Nomadland (2020) – Review

Nomadland is now streaming on Hulu.

Fern travels through an America that has been dead a long time, even if it’s taking its populace longer and longer to realize it. She drifts through the decimated remains of a million attempts at community, all funded through the capitalist lens. There is nothing, and she is nothing. She chased the Dream like many a foolish Boomer before her, and at the end of her life, she is trying to redefine it.

Fern comes from money, but abandoned it at a young age to marry a construction worker. They move to a company town called Empire in Nevada and stay right there, doing nothing else but working their tails off, until her husband dies and the township quite literally disappears off the map. Fern becomes a person displaced from time and space itself, minus a zip code or an official address. All she can think to do is head off into the wilderness, not one of nature (though she sees plenty of that) but the fossils of America itself.

This movie should not work. It is nothing more than Frances McDormand vibing with a bunch of voluntary nomads. She is one of only two professional actors in the entire film. This spells out disaster if anyone other than Chloe Zhao went for it. 

I’ve never seen a Zhao before, but now I definitely have to catch up. Before she’s swallowed whole into the Marvel studio system, she made possibly the most explicitly anti-capitalist film made by a studio that I have seen in a long time. It’s not just subtle anymore, it’s the very text of the film. Fern struggles through an Amazon warehouse and a backbreaking food service job that brought to mind when I worked for a nursing home’s kitchen for six months while in college. She attends a communalist gathering of vagabonds whose leader, Bob Wells playing himself, spits truth about the “mad embrace of the dollar.” That this is being distributed by a Disney subsidiary feels like Zhao pulled off some kind of heist. More than likely, Disney didn’t mind that screed in exchange for a Marvel movie or five. Taika Waititi went to similar lengths to get Jojo Rabbit made, after all.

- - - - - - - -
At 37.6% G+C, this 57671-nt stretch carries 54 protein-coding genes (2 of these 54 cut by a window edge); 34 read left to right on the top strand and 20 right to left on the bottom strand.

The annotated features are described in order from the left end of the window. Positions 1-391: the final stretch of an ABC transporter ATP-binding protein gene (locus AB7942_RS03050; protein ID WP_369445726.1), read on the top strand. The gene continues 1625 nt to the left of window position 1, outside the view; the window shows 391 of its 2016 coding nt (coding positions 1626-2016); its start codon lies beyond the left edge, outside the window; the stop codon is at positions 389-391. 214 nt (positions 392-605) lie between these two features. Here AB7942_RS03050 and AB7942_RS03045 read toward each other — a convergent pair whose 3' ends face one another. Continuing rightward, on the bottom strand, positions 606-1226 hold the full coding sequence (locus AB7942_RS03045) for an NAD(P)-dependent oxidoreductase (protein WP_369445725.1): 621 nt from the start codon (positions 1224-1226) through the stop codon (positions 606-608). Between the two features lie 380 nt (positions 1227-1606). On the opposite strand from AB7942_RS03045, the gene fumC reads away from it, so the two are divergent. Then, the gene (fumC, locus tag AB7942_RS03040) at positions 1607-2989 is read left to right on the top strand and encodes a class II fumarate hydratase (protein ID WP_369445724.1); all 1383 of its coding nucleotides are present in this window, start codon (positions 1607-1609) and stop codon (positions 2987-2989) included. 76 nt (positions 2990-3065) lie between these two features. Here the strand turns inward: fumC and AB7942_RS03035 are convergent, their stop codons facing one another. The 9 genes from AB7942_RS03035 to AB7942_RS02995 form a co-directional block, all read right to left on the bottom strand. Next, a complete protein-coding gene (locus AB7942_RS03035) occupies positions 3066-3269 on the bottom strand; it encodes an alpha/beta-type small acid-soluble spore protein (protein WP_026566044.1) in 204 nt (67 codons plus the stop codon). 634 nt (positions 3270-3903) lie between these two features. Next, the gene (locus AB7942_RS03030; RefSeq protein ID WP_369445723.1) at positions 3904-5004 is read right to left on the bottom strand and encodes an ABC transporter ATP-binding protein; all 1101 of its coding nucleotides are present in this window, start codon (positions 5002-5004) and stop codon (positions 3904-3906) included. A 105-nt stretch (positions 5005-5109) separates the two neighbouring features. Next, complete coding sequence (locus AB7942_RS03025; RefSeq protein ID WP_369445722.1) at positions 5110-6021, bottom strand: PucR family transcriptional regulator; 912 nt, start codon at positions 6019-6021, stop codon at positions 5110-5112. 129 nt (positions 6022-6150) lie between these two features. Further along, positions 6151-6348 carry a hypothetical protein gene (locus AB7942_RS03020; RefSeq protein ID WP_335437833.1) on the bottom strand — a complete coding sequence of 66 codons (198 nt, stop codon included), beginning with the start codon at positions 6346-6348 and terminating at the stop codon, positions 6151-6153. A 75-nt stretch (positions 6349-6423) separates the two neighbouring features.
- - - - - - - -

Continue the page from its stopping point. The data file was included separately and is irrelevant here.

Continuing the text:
Fern is different from most of the others because she voluntarily ran away from wealth and has the option to return to it. The film does briefly interrogate this notion, of a person shattered by a trauma that doesn’t manifest itself in the usual way. It posits the loss of a community can be as earth-shattering as an act of violence. We do not see Empire, Nevada itself until a crucial moment, and it feels like setup for a horror movie that ends up having no jump scares. There is a perverse sort of beauty in the sheer ruin Zhao documents for us, like something out of a Fallout game minus the McCarthy Era aesthetic. 

It is contrasted with the places that haven’t been spoiled by humanity yet, where Fern sees the last of our dead nation. The earth never belonged to us, and it will return to its rightful masters one way or the other. Fern never tries to control it or dominate it, she simply exists within it. It’s a truly tremendous thing, that gives proper respect to the tragedies of her life but also gives her the grace of the few joyous moments she gets to have. She lives this life for a reason, after all.

I give Nomadland an A-.

Nomadland,” Reviewed: Chloé Zhao's Nostalgic Portrait of Itinerant America  | The New Yorker